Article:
More To That

How Life Shocks Cause the Slowdown of Time

Setbacks are hard, but they give us the space to see what truly matters

More To That
Human Parts
Published in
8 min readApr 10, 2020


Illustrations: More To That

In the opening chapter of his book, The Order of Time, physicist Carlo Rovelli writes:

“Let’s begin with a simple fact: Time passes faster in the mountains than it does at sea level.”

He describes a situation where two friends separate, with one going to live in the mountains and one moving to the plains:

When they meet up years later, the one who lived high up in the mountains will have aged more than the one who lived closer to sea level.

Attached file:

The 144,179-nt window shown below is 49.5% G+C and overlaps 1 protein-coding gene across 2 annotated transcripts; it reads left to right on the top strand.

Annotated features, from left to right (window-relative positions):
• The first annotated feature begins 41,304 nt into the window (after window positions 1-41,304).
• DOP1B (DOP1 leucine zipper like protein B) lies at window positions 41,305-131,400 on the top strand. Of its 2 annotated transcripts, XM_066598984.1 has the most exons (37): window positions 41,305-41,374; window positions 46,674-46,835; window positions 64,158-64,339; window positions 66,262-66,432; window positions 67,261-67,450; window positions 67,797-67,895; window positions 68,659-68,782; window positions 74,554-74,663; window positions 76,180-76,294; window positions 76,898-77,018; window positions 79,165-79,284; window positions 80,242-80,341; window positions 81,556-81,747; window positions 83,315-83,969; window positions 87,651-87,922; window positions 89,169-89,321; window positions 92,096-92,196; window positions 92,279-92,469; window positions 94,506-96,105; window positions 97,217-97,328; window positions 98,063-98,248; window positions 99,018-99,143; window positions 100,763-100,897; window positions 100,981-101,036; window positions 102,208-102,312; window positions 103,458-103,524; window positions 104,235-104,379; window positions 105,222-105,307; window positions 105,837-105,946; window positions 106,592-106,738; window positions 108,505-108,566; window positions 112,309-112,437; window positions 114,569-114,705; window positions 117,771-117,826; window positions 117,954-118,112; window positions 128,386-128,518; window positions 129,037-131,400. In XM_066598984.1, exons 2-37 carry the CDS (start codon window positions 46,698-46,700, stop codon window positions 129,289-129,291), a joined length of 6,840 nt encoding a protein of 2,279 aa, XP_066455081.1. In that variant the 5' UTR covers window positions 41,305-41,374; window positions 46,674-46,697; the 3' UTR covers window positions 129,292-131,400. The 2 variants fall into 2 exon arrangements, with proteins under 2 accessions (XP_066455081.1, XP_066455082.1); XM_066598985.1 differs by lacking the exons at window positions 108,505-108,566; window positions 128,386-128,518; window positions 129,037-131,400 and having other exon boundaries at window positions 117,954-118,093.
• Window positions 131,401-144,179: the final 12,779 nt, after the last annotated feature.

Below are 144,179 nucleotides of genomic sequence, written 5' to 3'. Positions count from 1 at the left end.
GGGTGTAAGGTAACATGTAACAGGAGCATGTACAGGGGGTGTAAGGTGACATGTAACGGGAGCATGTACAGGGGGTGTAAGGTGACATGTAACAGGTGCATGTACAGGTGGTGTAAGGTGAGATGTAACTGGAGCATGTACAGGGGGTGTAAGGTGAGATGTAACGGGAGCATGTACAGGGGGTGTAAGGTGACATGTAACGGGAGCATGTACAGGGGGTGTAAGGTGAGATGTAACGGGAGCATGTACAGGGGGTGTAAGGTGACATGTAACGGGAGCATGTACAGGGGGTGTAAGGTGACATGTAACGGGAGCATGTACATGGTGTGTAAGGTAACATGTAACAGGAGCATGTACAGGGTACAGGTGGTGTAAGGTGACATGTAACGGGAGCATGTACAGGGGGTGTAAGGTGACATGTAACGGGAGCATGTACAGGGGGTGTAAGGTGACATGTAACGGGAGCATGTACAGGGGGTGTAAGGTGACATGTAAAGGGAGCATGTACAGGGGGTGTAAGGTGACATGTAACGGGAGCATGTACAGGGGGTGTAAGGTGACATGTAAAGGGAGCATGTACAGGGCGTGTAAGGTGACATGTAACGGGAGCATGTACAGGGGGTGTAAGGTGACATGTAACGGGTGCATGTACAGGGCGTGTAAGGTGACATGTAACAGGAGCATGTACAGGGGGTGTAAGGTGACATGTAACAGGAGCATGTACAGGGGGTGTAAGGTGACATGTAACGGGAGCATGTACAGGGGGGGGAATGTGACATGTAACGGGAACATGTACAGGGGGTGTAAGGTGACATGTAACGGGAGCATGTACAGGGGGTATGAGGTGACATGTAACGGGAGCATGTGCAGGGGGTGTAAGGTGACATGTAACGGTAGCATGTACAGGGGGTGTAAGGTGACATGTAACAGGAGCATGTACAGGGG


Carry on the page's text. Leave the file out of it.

This may sound surprising, but it has been repeatedly proven with the usage of specialized timepieces. This holds true even within the narrowest of altitude differences: A clock placed on the floor will run slower than one that is on a table.

The best part, however, was that someone understood this phenomenon well before we had clocks precise enough to measure it. His name, of course, was Albert Einstein.

Rovelli describes what Einstein figured out (emphasis mine):

He imagined that the sun and the Earth each modified the space and time that surrounded them, just as a body immersed in water displaces the water around it. This modification of the structure of time influences in turn the movement of bodies, causing them to “fall” toward each other.

What does it mean, this “modification of the structure of time?” It means precisely the slowing down of time above: A mass slows down time around itself. The Earth is a large mass and slows down time in its vicinity. It does so more in the plains and less in the mountains, because the plains are closer to it…